• OER are digital tools used to innovate educational practice and motivate learning. The MOOC provides participants with the digital tools they need to produce their own designs for teaching through OER. Shaikh & Khoja (2012) state that the use of digital resources as didactic instruments, content and material in the curriculum is an essential competence for teachers when planning and designing in virtual settings where, according to Busto-González (2005), the teaching-learning process focuses on the development of competences that generate new knowledge that can be continuously applied to the work and social environment.
• The OER design and production enables the development of new teaching-learning practices within the Knowledge Society. This was evident from the results for the criteria corresponding to the production and assessment of digital didactic resources considered necessary for the design of learning scenarios. According to Gros & Contreras (2006) and UNESCO (2008), digital competences allow the user to develop knowledge, skills and attitudes in order to evaluate the technological tools and material available on Internet that can be used as a support to traditional content formats; Shaikh & Khoja (2012) relate this to cognitive and instructive aspects of teaching.
• Open learning scenarios require superior teaching skills to reach educational objectives. The participants agreed that monitoring and follow-up are essential activities to ensure that students do not drop out of online courses. Shaikh & Khoja (2012) state that the new roles in teaching involve organizing bodies of thought that are comprehensible to everybody in order to motivate students to take control of their own learning processes so that they can achieve their goals.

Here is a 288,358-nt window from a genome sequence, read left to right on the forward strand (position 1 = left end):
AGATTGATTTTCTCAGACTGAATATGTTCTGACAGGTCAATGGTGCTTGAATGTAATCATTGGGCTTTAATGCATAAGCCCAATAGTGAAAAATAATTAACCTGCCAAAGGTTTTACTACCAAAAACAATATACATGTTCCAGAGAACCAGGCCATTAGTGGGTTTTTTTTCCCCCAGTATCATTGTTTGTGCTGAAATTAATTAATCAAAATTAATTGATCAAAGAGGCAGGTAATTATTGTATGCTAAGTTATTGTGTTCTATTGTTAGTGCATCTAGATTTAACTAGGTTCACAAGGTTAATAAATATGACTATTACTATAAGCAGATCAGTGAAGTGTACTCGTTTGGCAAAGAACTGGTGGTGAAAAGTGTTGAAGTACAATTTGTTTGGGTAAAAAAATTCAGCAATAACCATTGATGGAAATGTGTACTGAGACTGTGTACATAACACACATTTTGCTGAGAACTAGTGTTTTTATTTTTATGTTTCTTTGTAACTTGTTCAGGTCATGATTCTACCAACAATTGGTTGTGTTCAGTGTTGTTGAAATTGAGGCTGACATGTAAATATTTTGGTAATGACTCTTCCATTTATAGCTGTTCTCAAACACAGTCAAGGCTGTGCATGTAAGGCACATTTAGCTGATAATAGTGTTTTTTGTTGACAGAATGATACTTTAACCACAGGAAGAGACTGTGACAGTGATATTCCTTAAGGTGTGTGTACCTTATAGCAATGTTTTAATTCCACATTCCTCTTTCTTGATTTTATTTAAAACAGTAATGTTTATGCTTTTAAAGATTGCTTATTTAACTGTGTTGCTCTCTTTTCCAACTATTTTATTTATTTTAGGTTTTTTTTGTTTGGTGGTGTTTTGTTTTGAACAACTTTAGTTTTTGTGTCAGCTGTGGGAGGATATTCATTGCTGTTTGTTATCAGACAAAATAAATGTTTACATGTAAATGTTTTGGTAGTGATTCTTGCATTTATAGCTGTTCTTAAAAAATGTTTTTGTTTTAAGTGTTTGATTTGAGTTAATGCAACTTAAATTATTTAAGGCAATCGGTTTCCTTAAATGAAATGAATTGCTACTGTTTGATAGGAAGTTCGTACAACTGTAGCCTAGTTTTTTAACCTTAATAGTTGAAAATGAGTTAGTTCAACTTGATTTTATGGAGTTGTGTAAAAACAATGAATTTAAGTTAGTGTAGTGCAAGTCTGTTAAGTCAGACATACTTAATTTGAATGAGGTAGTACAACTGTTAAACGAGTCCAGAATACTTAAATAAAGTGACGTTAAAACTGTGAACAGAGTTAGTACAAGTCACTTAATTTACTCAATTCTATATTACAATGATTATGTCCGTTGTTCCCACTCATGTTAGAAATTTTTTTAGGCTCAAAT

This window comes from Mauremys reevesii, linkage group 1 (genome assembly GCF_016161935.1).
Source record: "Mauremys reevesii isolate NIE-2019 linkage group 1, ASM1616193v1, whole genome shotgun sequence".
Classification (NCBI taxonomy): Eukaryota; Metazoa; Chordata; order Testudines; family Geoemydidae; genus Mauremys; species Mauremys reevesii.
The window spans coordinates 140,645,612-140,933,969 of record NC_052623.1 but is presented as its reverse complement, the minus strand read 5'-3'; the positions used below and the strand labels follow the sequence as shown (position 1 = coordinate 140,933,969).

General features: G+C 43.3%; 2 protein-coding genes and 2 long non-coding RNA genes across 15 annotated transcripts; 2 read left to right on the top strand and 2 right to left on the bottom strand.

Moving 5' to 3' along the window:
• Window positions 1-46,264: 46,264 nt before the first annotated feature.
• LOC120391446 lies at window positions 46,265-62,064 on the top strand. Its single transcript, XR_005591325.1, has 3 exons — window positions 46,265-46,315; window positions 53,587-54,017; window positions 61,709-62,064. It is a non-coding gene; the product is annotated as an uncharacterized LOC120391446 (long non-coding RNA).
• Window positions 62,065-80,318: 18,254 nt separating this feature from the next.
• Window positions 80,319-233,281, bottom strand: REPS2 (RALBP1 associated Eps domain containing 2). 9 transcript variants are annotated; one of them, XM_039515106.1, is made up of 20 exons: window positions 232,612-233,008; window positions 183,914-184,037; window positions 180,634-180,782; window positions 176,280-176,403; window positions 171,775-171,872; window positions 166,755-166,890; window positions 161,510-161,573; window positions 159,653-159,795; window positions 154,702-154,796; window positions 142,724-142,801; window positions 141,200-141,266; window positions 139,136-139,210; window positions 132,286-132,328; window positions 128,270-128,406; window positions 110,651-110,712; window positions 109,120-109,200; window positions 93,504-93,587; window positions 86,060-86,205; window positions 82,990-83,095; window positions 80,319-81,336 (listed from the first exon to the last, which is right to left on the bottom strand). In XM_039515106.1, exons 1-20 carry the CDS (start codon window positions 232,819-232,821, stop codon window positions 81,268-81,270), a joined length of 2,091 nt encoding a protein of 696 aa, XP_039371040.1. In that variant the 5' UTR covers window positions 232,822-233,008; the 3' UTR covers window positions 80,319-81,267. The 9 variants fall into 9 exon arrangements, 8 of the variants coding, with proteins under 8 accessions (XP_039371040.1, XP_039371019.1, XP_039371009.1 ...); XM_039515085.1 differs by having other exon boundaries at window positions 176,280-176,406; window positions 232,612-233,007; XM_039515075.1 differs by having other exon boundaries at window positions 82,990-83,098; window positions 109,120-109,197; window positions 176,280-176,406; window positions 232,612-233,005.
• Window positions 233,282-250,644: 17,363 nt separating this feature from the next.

• MOOCs are suitable settings for encouraging collaborative learning and cooperative interaction. It was observed that the design of the course contributed to the achievement of a level of competence for interacting and promoting synergies between participants. Zabalza (2003) notes that these skills enable the capacity to transmit information in a significant way by means of healthy, cooperative interactions, the promotion of learning among equals and social links, as well as support for collaborative learning activities in order to establish a learning environment.
• The learning scenarios that include OER allow for the development of competences to promote collaboration in learning, independent learning and problem solving. This was verified by the answers related to the involvement of participants in collaborative and online activities undertaken on a daily basis. Barrón (2009) and Fernández (2003) state that the didactic skills used in management and administration involve activities ranging from the dissemination and adaptation of administrative actions to the process of knowledge management (the creation and transmission of knowledge) in which, as Carmona, Gallego & Muñoz (2008) indicate, data are transformed into knowledge.